Calif. drenched as "supersoaker" storms continue
A Santa Rosa Junior College police officer puts out cones for motorists to avoid flooding on Pacific Avenue in Santa Rosa Calif., Nov. 28, 2012. Several Pacific storms are forecast to drop more than a foot of rain in some sections of Northern California through Sunday. / AP Photo/The Press Democrat, Kent Porter
SAN FRANCISCO The second in a series of storms was hitting the Bay Area and Northern California, with heavy rain and wind knocking out power to thousands Friday morning and causing localized flooding.
Some coastal areas of the region were under a flash flood watch early Friday morning, with Sonoma County in the San Francisco Bay area under a more severe flash flood warning until about noon.
A power outage also affected the San Francisco-Oakland Bay Bridge, where the suspension span was briefly in the dark. Full or partial power outages also affected the Richmond-San Rafael bridge, and the San Mateo bridge, according to Caltrans.
As of 9 a.m. PT, more than 5,000 PG&E customers remained without power in the Bay Area.
CBS Station KPIX reports one person was killed in a storm-related accident near Sacramento; a Pacific Gas & Electric worker died when his truck crashed into a traffic signal pole during the storm.
It's not a single storm hitting California but a one-two-three punch. The first storm came Wednesday, the second is hitting Friday. And forecasters say another storm is expected late Saturday night into Sunday, creating the possibility of rock and mud slides in areas that are already saturated and have been affected by wildfires.
"Friday is going to be bad; Sunday is going to be even worse," meteorologist Laura Skirde told "CBS This Morning."
Increasing the danger is a phenomenon called an atmospheric river, a narrow band of moisture that can stretch for thousands of miles. In this case the "river" is feeding additional rainfall to the storms, making them even stronger as they hit the coast.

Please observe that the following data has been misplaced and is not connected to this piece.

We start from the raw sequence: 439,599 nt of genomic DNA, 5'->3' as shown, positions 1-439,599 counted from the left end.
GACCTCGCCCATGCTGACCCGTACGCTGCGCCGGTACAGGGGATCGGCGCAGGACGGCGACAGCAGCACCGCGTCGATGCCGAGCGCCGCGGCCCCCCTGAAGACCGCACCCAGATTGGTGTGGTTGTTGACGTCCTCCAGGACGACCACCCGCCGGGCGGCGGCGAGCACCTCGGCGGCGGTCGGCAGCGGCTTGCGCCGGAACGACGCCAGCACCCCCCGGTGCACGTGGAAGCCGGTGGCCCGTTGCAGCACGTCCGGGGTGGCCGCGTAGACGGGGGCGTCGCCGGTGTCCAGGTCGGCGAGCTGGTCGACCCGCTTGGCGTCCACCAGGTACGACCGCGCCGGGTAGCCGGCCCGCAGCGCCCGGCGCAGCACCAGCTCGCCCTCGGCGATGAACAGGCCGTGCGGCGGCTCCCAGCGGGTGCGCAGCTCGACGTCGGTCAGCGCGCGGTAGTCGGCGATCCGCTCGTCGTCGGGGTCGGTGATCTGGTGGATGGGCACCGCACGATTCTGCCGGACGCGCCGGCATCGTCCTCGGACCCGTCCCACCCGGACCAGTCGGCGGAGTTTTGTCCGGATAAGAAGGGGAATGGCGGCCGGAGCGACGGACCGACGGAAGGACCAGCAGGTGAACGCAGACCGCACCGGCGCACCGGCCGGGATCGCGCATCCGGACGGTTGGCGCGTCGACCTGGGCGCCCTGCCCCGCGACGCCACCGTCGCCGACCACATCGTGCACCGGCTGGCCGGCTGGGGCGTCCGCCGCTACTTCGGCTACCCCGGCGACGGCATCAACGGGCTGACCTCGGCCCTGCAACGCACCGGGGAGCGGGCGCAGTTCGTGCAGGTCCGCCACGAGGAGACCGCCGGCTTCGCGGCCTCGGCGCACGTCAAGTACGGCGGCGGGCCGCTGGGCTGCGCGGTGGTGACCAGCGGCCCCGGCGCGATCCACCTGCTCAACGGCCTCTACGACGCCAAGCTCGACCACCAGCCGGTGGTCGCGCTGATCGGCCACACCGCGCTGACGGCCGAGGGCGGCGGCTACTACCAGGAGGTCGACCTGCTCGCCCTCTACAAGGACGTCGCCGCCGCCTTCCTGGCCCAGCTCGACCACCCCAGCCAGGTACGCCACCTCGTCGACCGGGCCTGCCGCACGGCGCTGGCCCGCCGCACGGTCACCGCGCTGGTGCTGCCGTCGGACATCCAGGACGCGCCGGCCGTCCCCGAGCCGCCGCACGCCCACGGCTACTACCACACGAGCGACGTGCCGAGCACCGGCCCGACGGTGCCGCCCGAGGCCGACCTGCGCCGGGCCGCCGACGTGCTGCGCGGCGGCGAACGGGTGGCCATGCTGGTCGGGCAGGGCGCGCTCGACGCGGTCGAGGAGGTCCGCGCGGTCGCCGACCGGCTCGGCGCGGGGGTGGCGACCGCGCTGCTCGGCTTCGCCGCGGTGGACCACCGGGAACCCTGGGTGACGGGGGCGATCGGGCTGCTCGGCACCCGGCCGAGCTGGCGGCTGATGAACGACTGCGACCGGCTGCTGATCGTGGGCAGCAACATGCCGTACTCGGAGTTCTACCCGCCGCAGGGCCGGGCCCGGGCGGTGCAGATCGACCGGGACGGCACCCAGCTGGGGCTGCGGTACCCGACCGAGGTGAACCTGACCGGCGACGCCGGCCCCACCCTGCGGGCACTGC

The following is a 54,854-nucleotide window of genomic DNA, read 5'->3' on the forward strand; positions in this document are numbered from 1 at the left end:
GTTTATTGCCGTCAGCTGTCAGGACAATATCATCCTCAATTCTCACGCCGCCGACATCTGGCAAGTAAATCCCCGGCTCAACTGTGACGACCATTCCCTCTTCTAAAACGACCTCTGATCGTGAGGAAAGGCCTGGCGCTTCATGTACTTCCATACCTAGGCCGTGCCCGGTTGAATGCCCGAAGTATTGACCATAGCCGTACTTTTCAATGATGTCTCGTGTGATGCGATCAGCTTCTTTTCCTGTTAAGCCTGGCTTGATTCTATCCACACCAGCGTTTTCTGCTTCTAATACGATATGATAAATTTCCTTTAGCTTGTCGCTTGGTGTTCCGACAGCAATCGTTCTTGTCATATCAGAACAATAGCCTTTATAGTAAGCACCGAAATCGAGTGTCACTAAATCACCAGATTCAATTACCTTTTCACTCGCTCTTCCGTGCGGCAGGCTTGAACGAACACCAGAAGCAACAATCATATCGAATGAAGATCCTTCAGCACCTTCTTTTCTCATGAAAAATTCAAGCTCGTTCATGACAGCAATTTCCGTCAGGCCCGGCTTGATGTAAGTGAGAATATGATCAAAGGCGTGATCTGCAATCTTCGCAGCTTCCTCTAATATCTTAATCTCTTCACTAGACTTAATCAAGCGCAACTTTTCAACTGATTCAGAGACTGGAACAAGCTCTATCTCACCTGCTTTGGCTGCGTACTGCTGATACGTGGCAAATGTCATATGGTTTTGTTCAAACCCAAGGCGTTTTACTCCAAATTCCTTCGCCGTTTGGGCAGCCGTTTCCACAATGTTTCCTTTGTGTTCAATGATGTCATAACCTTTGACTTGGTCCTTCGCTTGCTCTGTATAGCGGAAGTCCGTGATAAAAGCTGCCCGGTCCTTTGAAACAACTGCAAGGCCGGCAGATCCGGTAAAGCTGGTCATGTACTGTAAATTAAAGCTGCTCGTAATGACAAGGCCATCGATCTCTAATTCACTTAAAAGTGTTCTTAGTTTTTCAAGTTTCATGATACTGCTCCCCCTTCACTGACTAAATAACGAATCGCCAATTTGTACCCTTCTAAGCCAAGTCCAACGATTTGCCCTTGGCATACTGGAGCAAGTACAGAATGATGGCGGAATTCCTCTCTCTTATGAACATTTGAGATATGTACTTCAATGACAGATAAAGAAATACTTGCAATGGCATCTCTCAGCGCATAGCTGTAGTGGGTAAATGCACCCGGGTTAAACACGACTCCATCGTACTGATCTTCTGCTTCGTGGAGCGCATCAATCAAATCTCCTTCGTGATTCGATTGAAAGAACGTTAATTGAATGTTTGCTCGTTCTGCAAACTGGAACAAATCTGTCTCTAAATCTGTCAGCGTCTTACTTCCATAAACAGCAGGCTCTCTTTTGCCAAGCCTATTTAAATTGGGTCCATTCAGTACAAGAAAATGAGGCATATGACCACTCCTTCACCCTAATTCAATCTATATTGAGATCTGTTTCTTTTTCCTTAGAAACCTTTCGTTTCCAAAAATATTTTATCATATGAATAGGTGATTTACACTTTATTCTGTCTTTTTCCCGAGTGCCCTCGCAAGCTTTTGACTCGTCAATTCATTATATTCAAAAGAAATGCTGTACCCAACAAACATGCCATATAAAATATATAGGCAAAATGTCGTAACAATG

When all is said and done, parts of California could get up to 15 inches of rain.
"Yeah, rain this time of year is common," said Skirde. "it's beneficial. We need it. We just don't need it all at once."
Some San Franciscans spent the day sandbagging, while PG&E workers trimmed trees as the storm approached.
Some localized flooding, slides and downed trees caused havoc with the Friday morning commute. State Highway 84 in Woodside was temporarily blocked around 7 a.m. after a tree fell across the roadway, San Mateo County sheriff's officials told KPIX.
Flooding also shut down state Highway 12 south of Sonoma Friday morning, a California Highway Patrol officer said. At least one car got stuck in the rising water, according to the officer.
Near Fremont, a mudslide shut down state Highway 84 just east of the city, the CHP said.
In Pleasanton, a big rig overturned and spilled oil and diesel fuel onto the pavement on westbound Interstate 580, shutting down all lanes just before 2 a.m., police said. The highway was reopened by about 6 a.m.
In Oregon, heavy rain is being forecast to push the Coquille River to flood stage, threatening to send other creeks and small rivers over their banks in Douglas and Coos counties, the National Weather Service said.
The flood watch for central Douglas County and the south central Oregon Coast went into effect Thursday and remains in effect through Friday, CBS Affiliate KCBY reports.
"A strong slow moving storm will bring moderate to heavy rain to the region today into Friday. Flooding of creeks and small rivers is possible," forecasters said. "In addition, debris flows are possible across the steeper mountain terrain, and street flooding may impact city areas. More storms will bring additional rainfall later Friday through Sunday."
Forecasters predict the Coquille River will pass flood stage at Coquille and Myrtle Point on Friday night.
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